Featured Research

from universities, journals, and other organizations

Impact Of Climate Change In Africa

Date:
November 27, 2006
Source:
Blackwell Publishing Ltd.
Summary:
Africa is the continent that will suffer most under global warming. Past history gives us lessons on the likely effects of future climate change. Of greatest concern are the "large infrequent disturbances" to the climate as these will have the most devastating effects. In a study from the Kenyan Tsavo National Park published today in the African Journal of Ecology, Dr. Lindsey Gillson uncovers evidence for a drought that coincided with a harrowing period of Maasai history.

Africa is the continent that will suffer most under global warming. Past history gives us lessons on the likely effects of future climate change. Of greatest concern are the 'large infrequent disturbances' to the climate as these will have the most devastating effects. In a remarkable study from the Kenyan Tsavo National Park published today in the African Journal of Ecology, Dr Lindsey Gillson uncovers evidence for a drought that coincided with the harrowing period of Maasai history at the end of the 19th century termed "Emutai" meaning to wipe out.

"Severe disturbance events and rapid environmental change tend to occur infrequently, but can have a lasting effect on both environment and society" says Dr Gillson. This was no-where more evident than in the case of the Maasai "Emutai". The period 1883-1902 was marked by epidemics of bovine pleuropneumonia, rinderpest and small pox. The rains failed completely in 1897 and 1898. The Austrian explorer Dr Oscar Baumann, who travelled in Maasailand in 1891, wrote chilling eye-witness accounts of the horror experienced during a large ecological disturbance:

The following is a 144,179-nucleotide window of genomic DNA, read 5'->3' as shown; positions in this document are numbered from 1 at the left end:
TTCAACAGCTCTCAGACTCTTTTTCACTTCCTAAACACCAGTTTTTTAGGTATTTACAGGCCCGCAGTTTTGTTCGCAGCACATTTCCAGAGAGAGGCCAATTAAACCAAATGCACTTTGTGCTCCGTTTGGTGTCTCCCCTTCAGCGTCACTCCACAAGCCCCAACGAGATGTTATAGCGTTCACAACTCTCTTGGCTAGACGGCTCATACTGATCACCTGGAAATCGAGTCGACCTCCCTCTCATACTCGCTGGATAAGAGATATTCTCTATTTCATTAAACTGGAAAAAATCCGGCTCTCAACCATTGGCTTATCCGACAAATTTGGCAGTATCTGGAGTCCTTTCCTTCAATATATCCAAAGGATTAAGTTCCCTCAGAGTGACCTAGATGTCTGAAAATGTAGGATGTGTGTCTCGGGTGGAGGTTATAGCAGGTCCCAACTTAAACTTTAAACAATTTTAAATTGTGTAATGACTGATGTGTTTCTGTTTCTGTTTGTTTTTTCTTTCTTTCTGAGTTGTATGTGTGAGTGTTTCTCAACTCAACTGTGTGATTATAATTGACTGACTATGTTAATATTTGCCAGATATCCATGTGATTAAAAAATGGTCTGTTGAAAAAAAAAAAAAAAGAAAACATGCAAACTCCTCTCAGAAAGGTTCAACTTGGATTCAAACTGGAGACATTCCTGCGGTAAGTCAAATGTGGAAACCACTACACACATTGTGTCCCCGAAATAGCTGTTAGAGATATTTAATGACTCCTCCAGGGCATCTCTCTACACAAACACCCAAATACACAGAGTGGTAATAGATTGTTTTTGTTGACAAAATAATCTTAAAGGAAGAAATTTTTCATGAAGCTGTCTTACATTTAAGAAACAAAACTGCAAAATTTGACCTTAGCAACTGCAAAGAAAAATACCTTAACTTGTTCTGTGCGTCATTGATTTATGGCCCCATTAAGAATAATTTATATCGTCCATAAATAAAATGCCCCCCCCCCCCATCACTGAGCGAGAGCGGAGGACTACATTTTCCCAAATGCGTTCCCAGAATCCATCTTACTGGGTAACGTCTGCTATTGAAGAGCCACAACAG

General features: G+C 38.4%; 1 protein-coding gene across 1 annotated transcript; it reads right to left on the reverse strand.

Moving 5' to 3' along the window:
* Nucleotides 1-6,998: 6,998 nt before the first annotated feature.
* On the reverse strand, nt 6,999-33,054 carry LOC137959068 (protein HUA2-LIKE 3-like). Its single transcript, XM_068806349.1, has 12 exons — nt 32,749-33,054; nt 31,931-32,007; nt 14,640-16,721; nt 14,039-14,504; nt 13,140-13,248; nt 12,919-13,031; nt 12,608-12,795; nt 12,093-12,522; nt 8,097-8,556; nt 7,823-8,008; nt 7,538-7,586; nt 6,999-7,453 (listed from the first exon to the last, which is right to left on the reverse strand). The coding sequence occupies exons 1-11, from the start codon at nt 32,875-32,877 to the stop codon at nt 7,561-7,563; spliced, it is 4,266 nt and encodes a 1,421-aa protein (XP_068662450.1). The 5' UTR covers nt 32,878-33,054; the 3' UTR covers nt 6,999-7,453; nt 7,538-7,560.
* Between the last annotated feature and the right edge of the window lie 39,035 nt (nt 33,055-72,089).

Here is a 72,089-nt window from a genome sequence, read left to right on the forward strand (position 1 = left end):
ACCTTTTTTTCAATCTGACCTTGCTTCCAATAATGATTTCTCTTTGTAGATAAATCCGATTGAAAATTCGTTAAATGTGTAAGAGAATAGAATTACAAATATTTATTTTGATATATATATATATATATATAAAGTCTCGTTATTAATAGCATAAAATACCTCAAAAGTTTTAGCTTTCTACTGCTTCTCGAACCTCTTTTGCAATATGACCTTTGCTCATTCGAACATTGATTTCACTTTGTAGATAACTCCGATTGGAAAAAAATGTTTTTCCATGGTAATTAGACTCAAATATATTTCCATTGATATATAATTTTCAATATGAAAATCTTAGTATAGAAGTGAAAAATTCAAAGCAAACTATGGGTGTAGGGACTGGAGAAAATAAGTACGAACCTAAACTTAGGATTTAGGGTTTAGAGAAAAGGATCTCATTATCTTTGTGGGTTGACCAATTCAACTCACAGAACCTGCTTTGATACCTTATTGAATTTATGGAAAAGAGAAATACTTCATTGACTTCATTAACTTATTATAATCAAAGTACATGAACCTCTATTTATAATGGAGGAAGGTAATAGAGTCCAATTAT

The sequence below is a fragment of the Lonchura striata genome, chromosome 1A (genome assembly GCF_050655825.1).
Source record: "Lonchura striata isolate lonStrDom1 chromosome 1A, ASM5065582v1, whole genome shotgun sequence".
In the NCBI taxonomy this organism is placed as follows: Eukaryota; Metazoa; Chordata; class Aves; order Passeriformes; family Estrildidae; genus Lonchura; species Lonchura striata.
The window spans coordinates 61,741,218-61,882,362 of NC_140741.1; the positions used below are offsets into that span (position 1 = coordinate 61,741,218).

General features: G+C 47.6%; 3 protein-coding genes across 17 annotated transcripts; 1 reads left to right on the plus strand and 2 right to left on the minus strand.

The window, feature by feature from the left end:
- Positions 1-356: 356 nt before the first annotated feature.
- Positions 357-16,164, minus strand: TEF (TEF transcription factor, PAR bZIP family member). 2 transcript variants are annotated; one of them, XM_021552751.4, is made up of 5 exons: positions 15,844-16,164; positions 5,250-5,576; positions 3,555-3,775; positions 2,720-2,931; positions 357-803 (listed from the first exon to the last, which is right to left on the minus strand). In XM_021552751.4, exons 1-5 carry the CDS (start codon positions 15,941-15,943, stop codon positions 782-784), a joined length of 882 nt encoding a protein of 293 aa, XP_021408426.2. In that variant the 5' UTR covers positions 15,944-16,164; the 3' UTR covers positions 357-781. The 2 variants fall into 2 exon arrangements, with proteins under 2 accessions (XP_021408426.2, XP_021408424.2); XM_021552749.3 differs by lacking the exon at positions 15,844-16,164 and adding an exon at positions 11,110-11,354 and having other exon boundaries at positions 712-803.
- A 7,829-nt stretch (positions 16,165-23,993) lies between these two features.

"There were women wasted to skeletons from whose eyes the madness of starvation glared ... warriors scarcely able to crawl on all fours, and apathetic, languishing elders. Swarms of vultures followed them from high, awaiting their certain victims." (Baumann 1894, Masailand)

Ecological shocks such as that experienced by the Maasai are predicted to be a feature of global warming. "It is important to use long-term historical and palaeoecological data to try to understand the frequency and effects of extreme events, and the way societies and ecosystems respond to them" Lindsey Gillson explains. Her work involved analysing sediments from the famous Tsavo National Park. Age of the sediments was obtained using radiocarbon dating and analysis of the pollen and charcoal fragments enabled a picture of environmental changes to be built up. "It is painstaking work, but the results were clear" says Dr Gillson "at the time of the Emutai there was a drought, an increase in burning and soil erosion: indicators of a large infrequent disturbance".

Dr Jon Lovett, who has been researching the impacts of climate change on Africa, says that we must learn from history and be prepared "Events like this are going to become more common in the future, and we need to be ready for them" he says. "Lindsey's work is important because it shows what has happened in the past, we are now forewarned. But the big question remains -- will policy makers take any notice?"


Story Source:

The above story is based on materials provided by Blackwell Publishing Ltd.. Note: Materials may be edited for content and length.